What’s next for northeast Indiana’s creative economy?
By Lauren Caggiano | Input Fort Wayne
As Electric Works represents "what could be" in northeast Indiana, organizations like Artlink are eyeing its potential as a space to grow innovative programming.
Enter Artlink’s 212. According to Executive Director of the organization and Co-Founder of the program, Matt McClure, this initiative was born out of an important and pressing question: How does the region provide its creative community with legitimate opportunities for substantial careers in the arts?
"Taken one step further, the question became: How can we lay a new foundation for a more substantial and inclusive creative economy rooted in northeast Indiana?" McClure says.
To that end, Artlink built a network of artists and creative professionals who were actively working in creative industries across the country.
“Some were Fort Wayne natives,” he says. “Others were artists who understood on a personal level, the challenges of breaking through to larger creative economies.”
Ultimately, McClure explains that this “decentralized network” of innovators became the core of the 212 program. The incubator functions as a connection point, pairing individuals creating commercially focused intellectual property with creative professionals who guide their creative processes and help them hone their skills to gain traction.
Around the country, similar programs have helped artists, particularly in smaller cities like Berea, Ky., access the opportunities, mentorship, and exposure that were once only available in art capitals of the nation.
Since the 212 program launched in February 2018, McClure says he has been happy with the response and results in Fort Wayne. Eleven resident artists are currently working on projects, ranging from graphic novels and animation to interactive art and film, as part of the program's first cohort based at Artlink in downtown Fort Wayne.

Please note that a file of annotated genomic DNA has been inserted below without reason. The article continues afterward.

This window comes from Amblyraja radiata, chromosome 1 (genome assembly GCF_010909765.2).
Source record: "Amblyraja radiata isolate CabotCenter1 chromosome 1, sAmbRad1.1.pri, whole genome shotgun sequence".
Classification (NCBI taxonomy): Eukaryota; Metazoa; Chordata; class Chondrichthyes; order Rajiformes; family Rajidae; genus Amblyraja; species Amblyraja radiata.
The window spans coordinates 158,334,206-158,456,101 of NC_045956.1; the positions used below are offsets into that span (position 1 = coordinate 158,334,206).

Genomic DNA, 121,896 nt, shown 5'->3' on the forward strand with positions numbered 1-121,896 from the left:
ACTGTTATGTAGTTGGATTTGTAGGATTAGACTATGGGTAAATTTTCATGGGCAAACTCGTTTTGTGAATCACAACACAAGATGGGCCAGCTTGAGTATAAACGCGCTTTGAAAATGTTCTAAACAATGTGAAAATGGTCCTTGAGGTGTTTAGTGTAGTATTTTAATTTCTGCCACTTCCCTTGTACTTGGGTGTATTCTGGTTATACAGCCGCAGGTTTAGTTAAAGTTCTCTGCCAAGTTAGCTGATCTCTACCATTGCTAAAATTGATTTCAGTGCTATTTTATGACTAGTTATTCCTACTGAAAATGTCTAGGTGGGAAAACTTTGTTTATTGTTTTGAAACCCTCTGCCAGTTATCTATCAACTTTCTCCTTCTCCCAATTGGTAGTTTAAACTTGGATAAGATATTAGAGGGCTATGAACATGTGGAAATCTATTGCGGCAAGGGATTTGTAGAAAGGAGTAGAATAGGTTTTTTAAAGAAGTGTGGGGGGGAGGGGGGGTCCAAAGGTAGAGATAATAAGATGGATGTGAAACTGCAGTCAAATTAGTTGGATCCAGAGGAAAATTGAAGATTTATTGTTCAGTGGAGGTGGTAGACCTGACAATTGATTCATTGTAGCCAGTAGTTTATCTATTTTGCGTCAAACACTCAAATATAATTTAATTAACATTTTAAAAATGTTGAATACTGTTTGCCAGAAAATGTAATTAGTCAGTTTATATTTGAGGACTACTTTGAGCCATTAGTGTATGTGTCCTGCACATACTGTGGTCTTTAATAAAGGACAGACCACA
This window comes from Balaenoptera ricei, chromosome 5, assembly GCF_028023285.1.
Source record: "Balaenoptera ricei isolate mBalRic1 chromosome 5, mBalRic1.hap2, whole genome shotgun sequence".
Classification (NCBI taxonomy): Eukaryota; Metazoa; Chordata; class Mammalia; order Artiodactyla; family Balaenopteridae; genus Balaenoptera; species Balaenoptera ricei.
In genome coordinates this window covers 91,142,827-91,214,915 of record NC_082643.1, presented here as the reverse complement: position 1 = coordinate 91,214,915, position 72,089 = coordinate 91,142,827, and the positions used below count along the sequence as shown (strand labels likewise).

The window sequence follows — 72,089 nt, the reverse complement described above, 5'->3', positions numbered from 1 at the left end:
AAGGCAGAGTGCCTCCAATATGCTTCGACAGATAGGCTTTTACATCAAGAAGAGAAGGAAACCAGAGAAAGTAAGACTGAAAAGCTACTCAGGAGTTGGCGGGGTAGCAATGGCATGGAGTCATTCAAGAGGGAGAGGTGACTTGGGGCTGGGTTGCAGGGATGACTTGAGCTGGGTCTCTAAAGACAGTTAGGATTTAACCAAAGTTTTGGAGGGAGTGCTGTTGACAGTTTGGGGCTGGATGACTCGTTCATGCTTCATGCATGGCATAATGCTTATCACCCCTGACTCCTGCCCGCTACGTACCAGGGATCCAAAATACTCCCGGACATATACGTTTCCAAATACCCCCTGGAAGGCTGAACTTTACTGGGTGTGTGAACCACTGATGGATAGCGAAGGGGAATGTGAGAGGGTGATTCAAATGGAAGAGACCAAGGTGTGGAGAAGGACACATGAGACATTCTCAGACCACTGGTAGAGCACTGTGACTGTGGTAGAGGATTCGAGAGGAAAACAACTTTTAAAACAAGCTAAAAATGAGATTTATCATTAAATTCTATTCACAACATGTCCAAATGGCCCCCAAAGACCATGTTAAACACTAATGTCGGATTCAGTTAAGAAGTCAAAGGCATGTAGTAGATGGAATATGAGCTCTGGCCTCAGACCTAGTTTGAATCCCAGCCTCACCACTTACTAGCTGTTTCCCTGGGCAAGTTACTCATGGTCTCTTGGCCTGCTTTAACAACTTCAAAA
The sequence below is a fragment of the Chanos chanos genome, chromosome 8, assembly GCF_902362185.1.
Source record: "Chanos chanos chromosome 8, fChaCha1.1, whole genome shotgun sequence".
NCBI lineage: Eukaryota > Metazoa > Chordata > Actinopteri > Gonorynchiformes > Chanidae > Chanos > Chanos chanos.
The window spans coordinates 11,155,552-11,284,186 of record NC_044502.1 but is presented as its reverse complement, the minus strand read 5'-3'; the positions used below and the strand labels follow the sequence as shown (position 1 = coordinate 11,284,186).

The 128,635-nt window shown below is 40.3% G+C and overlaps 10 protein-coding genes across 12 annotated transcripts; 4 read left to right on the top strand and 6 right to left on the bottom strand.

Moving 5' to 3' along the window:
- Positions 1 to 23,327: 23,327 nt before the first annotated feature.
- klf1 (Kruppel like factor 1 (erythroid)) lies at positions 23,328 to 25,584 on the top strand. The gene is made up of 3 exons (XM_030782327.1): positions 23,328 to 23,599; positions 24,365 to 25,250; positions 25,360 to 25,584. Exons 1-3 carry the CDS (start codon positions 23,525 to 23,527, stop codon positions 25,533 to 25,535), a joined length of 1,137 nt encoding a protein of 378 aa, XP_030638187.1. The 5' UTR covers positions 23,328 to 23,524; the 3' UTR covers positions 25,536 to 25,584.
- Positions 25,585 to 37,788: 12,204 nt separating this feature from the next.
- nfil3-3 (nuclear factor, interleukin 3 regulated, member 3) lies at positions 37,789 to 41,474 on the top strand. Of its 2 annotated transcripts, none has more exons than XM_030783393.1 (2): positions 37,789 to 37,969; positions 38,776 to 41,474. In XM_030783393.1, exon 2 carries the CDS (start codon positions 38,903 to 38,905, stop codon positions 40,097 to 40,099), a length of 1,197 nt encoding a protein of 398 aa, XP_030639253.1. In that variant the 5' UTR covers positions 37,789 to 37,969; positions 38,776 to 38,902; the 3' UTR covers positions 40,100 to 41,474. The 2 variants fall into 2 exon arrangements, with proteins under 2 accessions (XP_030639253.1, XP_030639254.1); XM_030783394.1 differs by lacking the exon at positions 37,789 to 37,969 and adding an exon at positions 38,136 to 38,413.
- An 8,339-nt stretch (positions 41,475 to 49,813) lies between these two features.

“In that short period of time, we’ve seen tremendous momentum from resident advancement, potential project financing to heightened program awareness, and an influx of applicants,” McClure says.
This movement is part of the reason Electric Works is a potential home for 212 and its residents in the future.
If the project to renovate the General Electric campus comes to fruition, 212 would join other private and public entities on the Electric Works campus committed to areas of focus, including innovation, education, residential, commercial, community, and hospitality.
“While our organization has no official plans to move the program to Electric Works, we can see how the space could offer a growing program like 212 and its offshoot programs a unique setting in which to thrive and grow,” McClure says. “With the tremendous growth of 212 in such a short time, we see Electric Works as a potential next logical location for the 212 program when the time is right to scale up.”
Laura Hilker serves as 212 program Co-Founder and Advisory Board Co-Chair with McClure. She believes the campus's size, central location, and open-ended potential for a robust, innovative space all make it a good fit for 212.
"We definitely have our sights set on the Electric Works as a viable and promising option," she says.
Speaking of viability, the importance of a healthy creative economy in northeast Indiana's future cannot be overstated, Hilker emphasizes.
“The creative economy is important because it is the connective tissue that enhances a community's worldview, its culture, its relationships within the community, and its relationships in other communities, other societies, even other nations," she says. "A thriving creative economy develops a cohesive community, and when communities are cohesive, they are stronger.”